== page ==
Professor Clive Seale, SMD is researching ‘Cinical Encounters in Diabetes Care’ in the East End of London.
(Project team: Moira Kelly, Carol Rivas, Clive Seale)
Our study on clinical encounters in diabetes care aims to increase understanding of how Type 2 diabetes is monitored and managed in consultations between clinicians and patients. The study involves video-recording 60-80 consultations between clinicians and patients (doctors, nurses and dieticians) in diabetes clinics located in primary care practices in east London. We are also undertaking related qualitative interviews with participants (clinicians and patients). We have recorded consultations involving South Asian patients who are fluent in English, other patients who are fluent in English, and South Asian patients who are not fluent in English and for whom the majority or all of the consultation is not conducted in English (either because the clinician speaks their language or because an interpreter is present).
The data will be analysed in various ways, including using conversation analysis (CA), a research approach that has been usefully applied to consultations in healthcare settings, particularly in primary care. CA aims to investigate social action through studying talk, particularly the sequential nature of interaction between two or more participants. Sequential analysis of data is particularly valuable in studying the collaborative nature of communication in clinical settings, allowing for detailed study of the interaction between clinician and patient. For example, by examining sequences of talk it is possible to consider how different types of questioning may produce particular types of responses. This study will therefore examine the structure of the consultation, the type of information that gets discussed, how information is presented and received (by patients and clinicians) and styles of question-asking. Patterns occurring across the data will be identified. The influence of factors such as ethnicity, age and gender of clinician and patient on the process of the consultation will also be described. We expect the study to contribute to current knowledge and practice and to education for clinicians and for patients in five main areas: the influence of ethnicity and fluency in English on the work of the diabetes consultation; discussion of monitoring; discussion of medication; discussion of lifestyle; and discussion of issues related to self-management.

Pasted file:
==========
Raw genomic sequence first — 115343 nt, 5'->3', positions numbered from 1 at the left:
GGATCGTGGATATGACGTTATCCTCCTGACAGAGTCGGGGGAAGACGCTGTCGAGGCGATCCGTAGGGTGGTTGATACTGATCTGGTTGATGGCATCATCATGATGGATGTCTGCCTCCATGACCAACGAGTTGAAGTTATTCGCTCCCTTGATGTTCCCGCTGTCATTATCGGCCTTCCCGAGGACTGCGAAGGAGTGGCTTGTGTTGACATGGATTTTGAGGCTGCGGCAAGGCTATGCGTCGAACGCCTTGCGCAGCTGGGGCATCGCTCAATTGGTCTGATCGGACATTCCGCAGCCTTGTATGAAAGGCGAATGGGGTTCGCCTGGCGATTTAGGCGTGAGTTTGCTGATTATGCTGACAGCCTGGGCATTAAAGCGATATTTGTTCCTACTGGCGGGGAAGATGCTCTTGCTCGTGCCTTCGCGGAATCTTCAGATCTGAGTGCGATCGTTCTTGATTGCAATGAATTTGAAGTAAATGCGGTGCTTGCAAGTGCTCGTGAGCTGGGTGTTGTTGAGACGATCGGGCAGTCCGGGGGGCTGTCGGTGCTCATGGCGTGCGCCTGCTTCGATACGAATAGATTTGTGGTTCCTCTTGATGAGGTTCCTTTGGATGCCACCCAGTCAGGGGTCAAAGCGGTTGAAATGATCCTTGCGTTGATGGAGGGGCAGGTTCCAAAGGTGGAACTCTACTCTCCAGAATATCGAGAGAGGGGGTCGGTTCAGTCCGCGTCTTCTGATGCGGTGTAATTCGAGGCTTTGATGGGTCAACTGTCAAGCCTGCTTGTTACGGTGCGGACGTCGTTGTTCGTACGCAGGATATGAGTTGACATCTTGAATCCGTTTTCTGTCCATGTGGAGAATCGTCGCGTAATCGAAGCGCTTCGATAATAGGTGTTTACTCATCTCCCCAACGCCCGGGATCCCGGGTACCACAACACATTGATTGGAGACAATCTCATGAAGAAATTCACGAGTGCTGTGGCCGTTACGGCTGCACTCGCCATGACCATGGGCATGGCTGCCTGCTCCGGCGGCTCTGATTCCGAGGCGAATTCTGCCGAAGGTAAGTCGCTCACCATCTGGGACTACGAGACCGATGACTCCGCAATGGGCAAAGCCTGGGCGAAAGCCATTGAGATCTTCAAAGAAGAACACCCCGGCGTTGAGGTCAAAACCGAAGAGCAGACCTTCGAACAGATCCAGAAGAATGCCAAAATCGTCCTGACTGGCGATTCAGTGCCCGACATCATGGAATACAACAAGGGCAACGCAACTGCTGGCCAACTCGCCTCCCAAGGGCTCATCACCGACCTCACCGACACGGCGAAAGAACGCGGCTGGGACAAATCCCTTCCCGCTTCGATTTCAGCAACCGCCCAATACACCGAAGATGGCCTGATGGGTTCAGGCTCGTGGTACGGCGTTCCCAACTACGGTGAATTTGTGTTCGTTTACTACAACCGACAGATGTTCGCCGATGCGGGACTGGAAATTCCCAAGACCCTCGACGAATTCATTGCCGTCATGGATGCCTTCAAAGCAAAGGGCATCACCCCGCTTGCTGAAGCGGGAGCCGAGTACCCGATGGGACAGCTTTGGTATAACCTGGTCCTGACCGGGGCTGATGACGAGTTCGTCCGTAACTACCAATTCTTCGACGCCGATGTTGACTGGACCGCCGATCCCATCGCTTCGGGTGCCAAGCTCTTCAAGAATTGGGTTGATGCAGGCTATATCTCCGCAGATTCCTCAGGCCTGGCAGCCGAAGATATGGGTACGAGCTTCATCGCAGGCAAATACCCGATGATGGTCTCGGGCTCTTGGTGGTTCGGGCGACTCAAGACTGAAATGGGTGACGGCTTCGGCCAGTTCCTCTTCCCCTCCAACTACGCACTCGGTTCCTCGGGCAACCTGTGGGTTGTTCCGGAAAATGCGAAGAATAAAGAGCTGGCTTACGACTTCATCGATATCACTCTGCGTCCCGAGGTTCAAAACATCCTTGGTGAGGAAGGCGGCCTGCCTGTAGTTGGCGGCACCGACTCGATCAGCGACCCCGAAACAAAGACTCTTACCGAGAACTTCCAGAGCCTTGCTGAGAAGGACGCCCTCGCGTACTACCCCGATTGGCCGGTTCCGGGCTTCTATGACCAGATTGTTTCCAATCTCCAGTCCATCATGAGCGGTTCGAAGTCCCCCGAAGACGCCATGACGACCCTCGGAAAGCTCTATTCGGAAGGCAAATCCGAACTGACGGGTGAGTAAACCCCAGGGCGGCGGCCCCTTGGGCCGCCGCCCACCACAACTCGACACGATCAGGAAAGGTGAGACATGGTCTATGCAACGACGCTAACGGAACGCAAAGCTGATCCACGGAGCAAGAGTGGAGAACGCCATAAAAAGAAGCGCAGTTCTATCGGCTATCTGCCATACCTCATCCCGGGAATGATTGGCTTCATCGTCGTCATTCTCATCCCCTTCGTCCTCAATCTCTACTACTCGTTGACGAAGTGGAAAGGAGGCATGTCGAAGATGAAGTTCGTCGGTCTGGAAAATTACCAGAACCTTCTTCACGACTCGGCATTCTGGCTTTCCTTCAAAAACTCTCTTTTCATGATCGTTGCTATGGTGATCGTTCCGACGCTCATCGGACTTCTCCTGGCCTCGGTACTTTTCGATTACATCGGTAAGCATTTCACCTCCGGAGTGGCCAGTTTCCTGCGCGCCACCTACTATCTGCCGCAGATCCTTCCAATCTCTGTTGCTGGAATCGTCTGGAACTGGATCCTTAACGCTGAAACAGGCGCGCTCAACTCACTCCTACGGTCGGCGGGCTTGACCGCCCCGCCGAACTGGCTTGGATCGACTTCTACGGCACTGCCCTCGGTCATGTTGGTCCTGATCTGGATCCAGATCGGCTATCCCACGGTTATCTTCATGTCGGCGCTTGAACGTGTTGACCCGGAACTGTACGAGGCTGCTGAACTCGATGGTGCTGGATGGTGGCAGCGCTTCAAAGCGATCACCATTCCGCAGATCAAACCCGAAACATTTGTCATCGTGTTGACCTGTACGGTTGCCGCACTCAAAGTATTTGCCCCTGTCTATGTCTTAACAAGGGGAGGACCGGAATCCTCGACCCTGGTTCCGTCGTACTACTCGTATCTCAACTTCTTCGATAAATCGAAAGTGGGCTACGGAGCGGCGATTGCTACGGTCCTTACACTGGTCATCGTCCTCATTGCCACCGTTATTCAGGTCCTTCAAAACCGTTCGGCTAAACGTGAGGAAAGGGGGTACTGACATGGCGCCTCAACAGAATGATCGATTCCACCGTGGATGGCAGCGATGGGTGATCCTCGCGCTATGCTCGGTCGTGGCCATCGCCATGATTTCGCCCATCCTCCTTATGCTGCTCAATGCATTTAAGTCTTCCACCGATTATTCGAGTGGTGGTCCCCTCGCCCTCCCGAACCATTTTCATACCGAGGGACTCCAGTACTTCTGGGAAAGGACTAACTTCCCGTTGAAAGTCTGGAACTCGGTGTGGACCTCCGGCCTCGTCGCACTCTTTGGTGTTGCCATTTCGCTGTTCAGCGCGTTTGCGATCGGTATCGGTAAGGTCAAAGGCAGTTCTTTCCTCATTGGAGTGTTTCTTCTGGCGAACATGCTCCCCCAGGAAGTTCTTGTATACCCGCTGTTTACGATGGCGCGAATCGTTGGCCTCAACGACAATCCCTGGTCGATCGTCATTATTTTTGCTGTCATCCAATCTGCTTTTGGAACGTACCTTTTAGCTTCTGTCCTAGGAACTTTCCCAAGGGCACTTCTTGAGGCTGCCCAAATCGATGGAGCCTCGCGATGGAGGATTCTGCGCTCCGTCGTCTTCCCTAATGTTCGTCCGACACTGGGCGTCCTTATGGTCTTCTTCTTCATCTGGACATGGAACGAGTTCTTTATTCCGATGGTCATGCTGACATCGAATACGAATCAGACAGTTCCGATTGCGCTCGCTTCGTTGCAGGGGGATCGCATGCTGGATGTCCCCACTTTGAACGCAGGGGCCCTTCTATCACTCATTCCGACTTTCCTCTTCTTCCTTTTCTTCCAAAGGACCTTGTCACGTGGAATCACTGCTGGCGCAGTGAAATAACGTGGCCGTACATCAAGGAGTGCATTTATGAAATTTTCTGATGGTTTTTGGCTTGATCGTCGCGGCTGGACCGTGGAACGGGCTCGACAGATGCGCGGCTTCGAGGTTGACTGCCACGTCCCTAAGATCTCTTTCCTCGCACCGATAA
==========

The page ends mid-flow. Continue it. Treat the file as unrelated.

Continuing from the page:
Each video recording will be deposited in a Data Archive with which the study will be associated, if both the clinician and patient taking part give their consent. There is no obligation to do this and it is possible to participate in the main study without opting into the Data Archive. A participant can give consent to one or more recordings being deposited, and others not being deposited. Written transcripts prepared for the analysis will also be stored in the Data Archive. The Archive materials will be made available to other researchers and to educators interested in using them to promote knowledge about diabetes management and we hope to also provide edited excerpts of our study for public education.